In other words, optimization is a process of applying multiple optimizations, one after the other. The different optimization moves, duplicates, adds and combines code many times. Thus, each step in FIG. 6 may be implemented multiple times and the steps may be implemented out of order. In other words, steps 602,604 and 608 may be implemented without a specific order. Thus, steps 610 and 611 may be implemented, without limitation, before steps 604-606 rather than after steps 604 and 606 without departing from the spirit and scope of the process described in FIG. 6.

FIG. 7 is a flowchart of a process for mapping transformations in accordance with an illustrative embodiment. The process in FIG. 7 is implemented by a software component for optimizing code, such as optimizer 314 in FIG. 3.

The process creates a control flow graph representing a program prior to an optimization to form an original control flow graph (CFG orig) (step 702). The process associates a source identifier (SID) to each instruction in the original control flow graph (step 704). The process makes a determination as to whether a control flow graph for optimized code is available (step 706). If an optimized control flow graph is not available, the process returns to step 706 until the optimized control flow graph is generated. The optimized control flow graph is final when the optimizer returns after the optimization is complete.

Returning to step 706, when the optimizer returns after the optimization is complete and the optimized control flow graph is available, the process maps each instruction in the optimized control flow graph to the corresponding source identifier in the original control flow graph (step 708) with the process terminating thereafter.

In one embodiment, after the optimizer maps the instructions to the original control flow graph, a mapping transformation then creates optimization insensitive profile based on the mapping data coming from the optimizer. In other words, the mapping transformation moves profile information associated with instruction in optimized control flow graph to the corresponding basic block or basic block group in original control flow graph using the mapping information. The mapping information includes the mapping of each instruction in the optimized control flow graph to the corresponding source identifier in the original control flow graph using the SIDS.

Turning now to FIG. 8, a flowchart of a process for associating profile information for optimized program code to a control flow graph for original control flow graph is depicted in accordance with an illustrative embodiment. The process in FIG. 8 is implemented by software for mapping transformations to generate an optimization insensitive behavior profile, such as adaptive optimizer 308 in FIG. 3.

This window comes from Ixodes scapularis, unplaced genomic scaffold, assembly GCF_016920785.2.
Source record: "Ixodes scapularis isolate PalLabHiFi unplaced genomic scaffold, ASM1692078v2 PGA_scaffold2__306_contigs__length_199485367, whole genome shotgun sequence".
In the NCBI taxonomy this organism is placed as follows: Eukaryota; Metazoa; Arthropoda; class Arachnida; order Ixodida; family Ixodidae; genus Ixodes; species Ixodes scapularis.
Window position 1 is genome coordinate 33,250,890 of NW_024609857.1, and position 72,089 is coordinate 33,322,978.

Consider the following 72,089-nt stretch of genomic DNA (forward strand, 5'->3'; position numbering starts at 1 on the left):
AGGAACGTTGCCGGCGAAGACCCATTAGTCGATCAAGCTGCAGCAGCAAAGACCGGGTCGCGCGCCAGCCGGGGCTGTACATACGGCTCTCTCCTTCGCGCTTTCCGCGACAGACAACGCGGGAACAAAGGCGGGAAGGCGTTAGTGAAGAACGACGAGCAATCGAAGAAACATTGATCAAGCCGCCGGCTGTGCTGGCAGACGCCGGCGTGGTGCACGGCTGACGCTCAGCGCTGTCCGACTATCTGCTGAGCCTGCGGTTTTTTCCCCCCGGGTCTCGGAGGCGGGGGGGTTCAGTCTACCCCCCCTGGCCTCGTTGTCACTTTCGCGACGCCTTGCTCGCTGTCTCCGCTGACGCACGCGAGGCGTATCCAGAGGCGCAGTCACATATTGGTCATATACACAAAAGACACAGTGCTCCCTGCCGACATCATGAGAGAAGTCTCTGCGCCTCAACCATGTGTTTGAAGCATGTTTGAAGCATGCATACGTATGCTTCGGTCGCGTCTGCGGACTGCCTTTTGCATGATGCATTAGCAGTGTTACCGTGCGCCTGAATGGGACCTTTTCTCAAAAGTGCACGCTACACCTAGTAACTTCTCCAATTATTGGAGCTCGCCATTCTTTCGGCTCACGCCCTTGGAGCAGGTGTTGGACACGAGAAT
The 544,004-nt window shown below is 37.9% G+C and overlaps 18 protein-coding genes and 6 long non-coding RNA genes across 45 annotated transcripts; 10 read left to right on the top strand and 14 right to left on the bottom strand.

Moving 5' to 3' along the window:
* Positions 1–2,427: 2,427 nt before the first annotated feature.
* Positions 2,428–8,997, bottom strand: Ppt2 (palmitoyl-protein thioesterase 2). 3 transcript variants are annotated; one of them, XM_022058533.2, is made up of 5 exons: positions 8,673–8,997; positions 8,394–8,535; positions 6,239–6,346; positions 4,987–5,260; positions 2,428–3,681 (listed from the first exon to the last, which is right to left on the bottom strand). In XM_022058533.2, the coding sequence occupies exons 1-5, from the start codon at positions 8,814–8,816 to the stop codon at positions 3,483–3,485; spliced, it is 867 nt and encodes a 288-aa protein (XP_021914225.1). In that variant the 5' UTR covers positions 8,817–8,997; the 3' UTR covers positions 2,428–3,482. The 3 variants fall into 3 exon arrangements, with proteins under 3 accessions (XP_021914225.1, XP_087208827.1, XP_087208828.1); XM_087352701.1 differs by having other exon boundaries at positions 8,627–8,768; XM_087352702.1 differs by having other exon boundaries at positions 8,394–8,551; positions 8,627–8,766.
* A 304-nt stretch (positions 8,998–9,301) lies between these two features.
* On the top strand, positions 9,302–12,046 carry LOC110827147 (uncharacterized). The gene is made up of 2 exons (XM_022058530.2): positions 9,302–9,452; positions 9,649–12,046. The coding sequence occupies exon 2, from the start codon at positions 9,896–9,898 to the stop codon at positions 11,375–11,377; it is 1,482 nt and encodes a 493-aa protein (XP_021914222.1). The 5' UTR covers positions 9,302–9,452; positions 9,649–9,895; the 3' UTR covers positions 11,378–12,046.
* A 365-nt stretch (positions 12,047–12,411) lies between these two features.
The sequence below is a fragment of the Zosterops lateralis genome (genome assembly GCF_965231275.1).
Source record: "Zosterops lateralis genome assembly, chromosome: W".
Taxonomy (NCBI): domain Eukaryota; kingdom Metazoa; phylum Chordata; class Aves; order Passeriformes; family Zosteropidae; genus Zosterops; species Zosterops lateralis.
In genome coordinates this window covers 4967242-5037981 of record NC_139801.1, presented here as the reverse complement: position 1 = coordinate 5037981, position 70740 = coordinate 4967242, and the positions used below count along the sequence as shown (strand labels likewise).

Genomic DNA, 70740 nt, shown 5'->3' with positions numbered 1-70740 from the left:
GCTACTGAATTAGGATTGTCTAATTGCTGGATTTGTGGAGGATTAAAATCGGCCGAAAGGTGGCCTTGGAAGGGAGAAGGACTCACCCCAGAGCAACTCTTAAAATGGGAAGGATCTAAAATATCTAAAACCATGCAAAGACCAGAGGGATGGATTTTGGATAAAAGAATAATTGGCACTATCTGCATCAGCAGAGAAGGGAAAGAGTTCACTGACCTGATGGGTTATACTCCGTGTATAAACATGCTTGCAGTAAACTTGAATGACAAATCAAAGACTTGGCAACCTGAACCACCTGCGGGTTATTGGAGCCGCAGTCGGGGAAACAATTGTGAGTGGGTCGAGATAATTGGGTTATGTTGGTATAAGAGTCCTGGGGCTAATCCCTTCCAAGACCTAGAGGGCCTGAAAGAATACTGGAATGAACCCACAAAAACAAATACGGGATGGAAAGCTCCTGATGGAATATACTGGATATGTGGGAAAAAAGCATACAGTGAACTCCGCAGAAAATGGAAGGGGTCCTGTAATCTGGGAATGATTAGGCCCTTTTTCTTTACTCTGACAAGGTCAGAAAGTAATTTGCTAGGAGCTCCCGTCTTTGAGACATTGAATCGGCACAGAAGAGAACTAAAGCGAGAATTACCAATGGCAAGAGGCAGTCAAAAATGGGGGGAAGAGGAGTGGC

The process begins by making a determination as to whether profile information for an instruction in optimized control flow graph is present (step 802). If profile information is available, the process checks for SIDs assigned to the instruction (step 804). The process determines whether multiple SIDs are assigned to the instruction (step 806). If multiple instructions are assigned to the instruction, the process assigns a special value to all the SIDs assigned to the instruction (step 810). After that the process makes a determination as to whether a next instruction in the optimized control flow graph needs to be processed (step 816).

Returning to step 806, if multiple SIDs are not assigned to the instruction, the process makes a determination as to whether a single SID is assigned to the instruction (step 814). If a SID is not assigned to the instruction, the process makes a determination as to whether a next instruction in the optimized control flow graph needs to be processed (step 816). If a next instruction is present, the process returns to step 802 and iteratively executes steps 802-812 until all the instructions in optimized control flow graph have been checked for SIDs assigned to the instructions and corresponding profile values have been moved to the SIDs. When a next instruction is not found at step 816, the process terminates thereafter. terminates thereafter.

Returning to step 814, if a single SID is assigned to the instruction, the process moves the profile value from the profile information associated with the instruction to the SID in CFG orig (step 812). The single instruction is not associated with a special value because only a single SID was assigned to the instruction.